Jiayan Luo lifts himself to nationals

By Emma Kwan

Armed with a Reddit workout schedule and a planning spreadsheet, junior Jiayan Luo trained his way to the 2018 USA Raw Powerlifting Nationals in Spokane, Washington. The event took place from October 10 to 14 and hosted 1200 competitors. Jiayan finished in seventh place in the Male Teen II (16-17) category with a total score of 407.5 kilograms (898 pounds).

At the event, he performed three types of lifts three times: the squat, bench press and deadlift, with his total score comprising of the amount of weight he successfully lifted across the nine lifts. For each lift, he set the weight that he wanted to lift at the tabulation area. After completing the lift, he decided how much he wanted to increase the weight for each consecutive round.

Kylie Akiyama
Junior Jiayan Luo does a squat, lifting a 142-kilogram (315 pound) barbell in the Fitness Center. Jiayan set his personal record of 155 kilograms (355 pounds) for the squat at nationals after qualifying for the tournament this past February.

“I started regulating myself,” Jiayan said. “I had to be strategic about [setting the weight], because once you lift the weight you can’t decrease it. Some people might increase the weight to beat the world record, but for me, it was more about trying to hit my goal weights.”

For each lift, Jiayan had three judges evaluating him. After taking the barbell off the rack and stabilizing himself, he needed to follow each command the judges gave him, such as “squat” or “rack” in order to get credit for the lift.

“The hardest part is just starting,” Jiayan said. “If you don’t [successfully complete] your first lift, the rest of your lifts are [messed up] because you shouldn’t have to retake [them]. You need to get your whole body ready. Once you get going you can’t really stop, so the hardest part is just starting in the first place.”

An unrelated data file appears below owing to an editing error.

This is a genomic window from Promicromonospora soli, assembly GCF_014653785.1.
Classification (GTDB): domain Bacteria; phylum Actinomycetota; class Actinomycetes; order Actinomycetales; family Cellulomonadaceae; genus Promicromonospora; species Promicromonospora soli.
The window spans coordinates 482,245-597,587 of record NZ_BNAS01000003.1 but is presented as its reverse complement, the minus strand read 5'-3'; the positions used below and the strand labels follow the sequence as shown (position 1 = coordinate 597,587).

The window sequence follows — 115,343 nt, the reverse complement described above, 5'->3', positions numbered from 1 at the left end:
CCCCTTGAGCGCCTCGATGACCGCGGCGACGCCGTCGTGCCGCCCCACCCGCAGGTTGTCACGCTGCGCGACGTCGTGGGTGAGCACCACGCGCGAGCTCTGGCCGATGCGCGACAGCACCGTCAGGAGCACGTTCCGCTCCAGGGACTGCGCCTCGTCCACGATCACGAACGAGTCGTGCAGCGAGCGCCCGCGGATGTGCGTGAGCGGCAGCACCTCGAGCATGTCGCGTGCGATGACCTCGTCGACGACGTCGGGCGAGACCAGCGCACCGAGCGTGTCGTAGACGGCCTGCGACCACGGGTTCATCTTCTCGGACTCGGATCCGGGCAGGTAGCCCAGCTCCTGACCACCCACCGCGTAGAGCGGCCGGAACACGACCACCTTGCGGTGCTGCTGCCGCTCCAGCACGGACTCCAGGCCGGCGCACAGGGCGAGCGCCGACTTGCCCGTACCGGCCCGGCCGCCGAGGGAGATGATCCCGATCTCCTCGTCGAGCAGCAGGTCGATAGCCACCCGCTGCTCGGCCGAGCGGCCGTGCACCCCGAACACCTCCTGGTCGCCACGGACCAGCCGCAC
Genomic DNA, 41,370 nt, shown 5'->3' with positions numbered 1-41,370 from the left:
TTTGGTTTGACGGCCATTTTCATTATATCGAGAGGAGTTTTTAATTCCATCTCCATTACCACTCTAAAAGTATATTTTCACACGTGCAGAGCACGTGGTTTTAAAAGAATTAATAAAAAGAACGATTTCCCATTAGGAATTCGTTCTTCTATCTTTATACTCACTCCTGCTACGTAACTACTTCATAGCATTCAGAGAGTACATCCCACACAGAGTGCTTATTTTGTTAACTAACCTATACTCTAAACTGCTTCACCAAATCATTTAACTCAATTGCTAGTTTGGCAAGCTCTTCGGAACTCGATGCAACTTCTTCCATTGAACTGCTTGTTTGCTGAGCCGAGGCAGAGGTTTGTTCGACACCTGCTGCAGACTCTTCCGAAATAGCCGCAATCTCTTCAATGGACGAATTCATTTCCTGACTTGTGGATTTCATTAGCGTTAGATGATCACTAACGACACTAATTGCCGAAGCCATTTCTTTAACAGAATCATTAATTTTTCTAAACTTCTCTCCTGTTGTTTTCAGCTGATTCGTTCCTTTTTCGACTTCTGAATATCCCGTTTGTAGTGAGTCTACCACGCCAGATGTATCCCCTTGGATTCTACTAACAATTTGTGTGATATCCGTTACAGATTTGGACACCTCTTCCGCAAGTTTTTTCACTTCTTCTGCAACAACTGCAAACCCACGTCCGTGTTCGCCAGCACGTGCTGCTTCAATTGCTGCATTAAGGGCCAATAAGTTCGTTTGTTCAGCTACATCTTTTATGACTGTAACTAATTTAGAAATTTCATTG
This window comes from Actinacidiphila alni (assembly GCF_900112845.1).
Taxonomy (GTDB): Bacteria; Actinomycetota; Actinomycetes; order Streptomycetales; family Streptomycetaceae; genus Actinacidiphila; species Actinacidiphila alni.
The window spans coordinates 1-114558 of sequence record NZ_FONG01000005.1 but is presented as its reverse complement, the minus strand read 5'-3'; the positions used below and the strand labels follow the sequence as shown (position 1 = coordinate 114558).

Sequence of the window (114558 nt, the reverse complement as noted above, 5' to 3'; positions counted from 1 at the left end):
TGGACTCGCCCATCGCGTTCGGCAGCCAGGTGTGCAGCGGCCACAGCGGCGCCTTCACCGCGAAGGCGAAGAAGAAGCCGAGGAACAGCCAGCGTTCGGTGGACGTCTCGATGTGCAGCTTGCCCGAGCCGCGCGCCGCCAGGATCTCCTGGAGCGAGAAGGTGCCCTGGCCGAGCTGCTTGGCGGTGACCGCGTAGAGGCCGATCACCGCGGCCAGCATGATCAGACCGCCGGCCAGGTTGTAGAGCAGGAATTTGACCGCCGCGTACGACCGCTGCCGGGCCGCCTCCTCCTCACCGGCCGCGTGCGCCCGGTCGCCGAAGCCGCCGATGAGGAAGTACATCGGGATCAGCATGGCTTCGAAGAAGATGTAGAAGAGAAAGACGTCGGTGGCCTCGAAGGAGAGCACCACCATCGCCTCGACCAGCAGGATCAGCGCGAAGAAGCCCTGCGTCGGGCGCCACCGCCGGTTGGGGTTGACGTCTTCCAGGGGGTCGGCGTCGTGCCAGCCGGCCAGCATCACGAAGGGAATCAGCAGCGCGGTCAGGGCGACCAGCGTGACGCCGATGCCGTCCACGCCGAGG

Despite feeling like a “baby bird being thrown out of the nest,” Jiayan’s third squat of 155 kilograms (341 pounds) beat his previous personal record by 10 pounds.

“That felt really good,” Jiayan said. “It hurt a little bit because I don’t lift with weight [that heavy] that often. [But the event] was really intense, because I didn’t know what to expect. There’s no one telling you what to do, so you figure it out yourself and I just followed the crowd. [The competition] was so big and no one cares about you. You’re just there for yourself.”

When you see some people your age that are so much better than you, they are showing you that this is possible. I’ve been pushing new weights I’ve never hit before because of the cool community.

— junior Jiayan Luo

Attending nationals provided the necessary motivation for Jiayan’s next challenge: his qualifying meet in February.

“[Nationals gave me] newfound motivation to lift,” Jiayan said. “[When you see] some people your age that are so much better than you, they are showing you that this is possible. I’ve been pushing new weights I’ve never hit before because [of the] cool community. Everyone’s super strong and I just want to be part of it.”

Jiayan qualified for nationals through a meet this past February at Mountain View powerlifting gym Boss Barbell. At the meet, he lifted 370 kilograms (815 pounds), 15 kilograms (33 pounds) over the qualifying total of 355 kilograms (782 pounds).

But before his qualifying tournament, he researched and planned out months of workout routines and diets. He lifted five times a week, basing his workout off a routine he found on Reddit.

For the three weeks leading up to nationals, he used a program he wrote himself, where he lifted three times a week. The program increased the weight of his lifts while decreasing frequency.

“[This program] trained specificity,” Jiayan said. “You get the strongest training one rep at a time if you train one rep at a time, so I got more and more specific [by decreasing reps]. [For example, I went] from seven reps of a squat to three reps of a squat.”

Jiayan is currently cutting and bulking in preparation for the Boss of Norcal meet at Boss Barbell in February. “Cutting” refers to losing weight in the form of fat, while “bulking” refers to gaining weight in the form of muscle—two elements crucial to maintaining a lifter’s weight and health for competition. At a lower body fat percentage, Jiayan’s body will have better nutrient partitioning, or the ratio of nutrients that go to the production of protein rather than fat stores.

Ultimately, Jiayan emphasizes consistency in his diet and training leading up to nationals, tools that he believes will help other Los Altos powerlifters that are aiming to qualify.

“Don’t do anything stupid, don’t try to change anything up,” Jiayan said. “Do what you’re used to. A lot of people psych themselves up for nationals, they start doing new things, [but] if you’re not where you want to be, do the best you can at that time and at that moment.”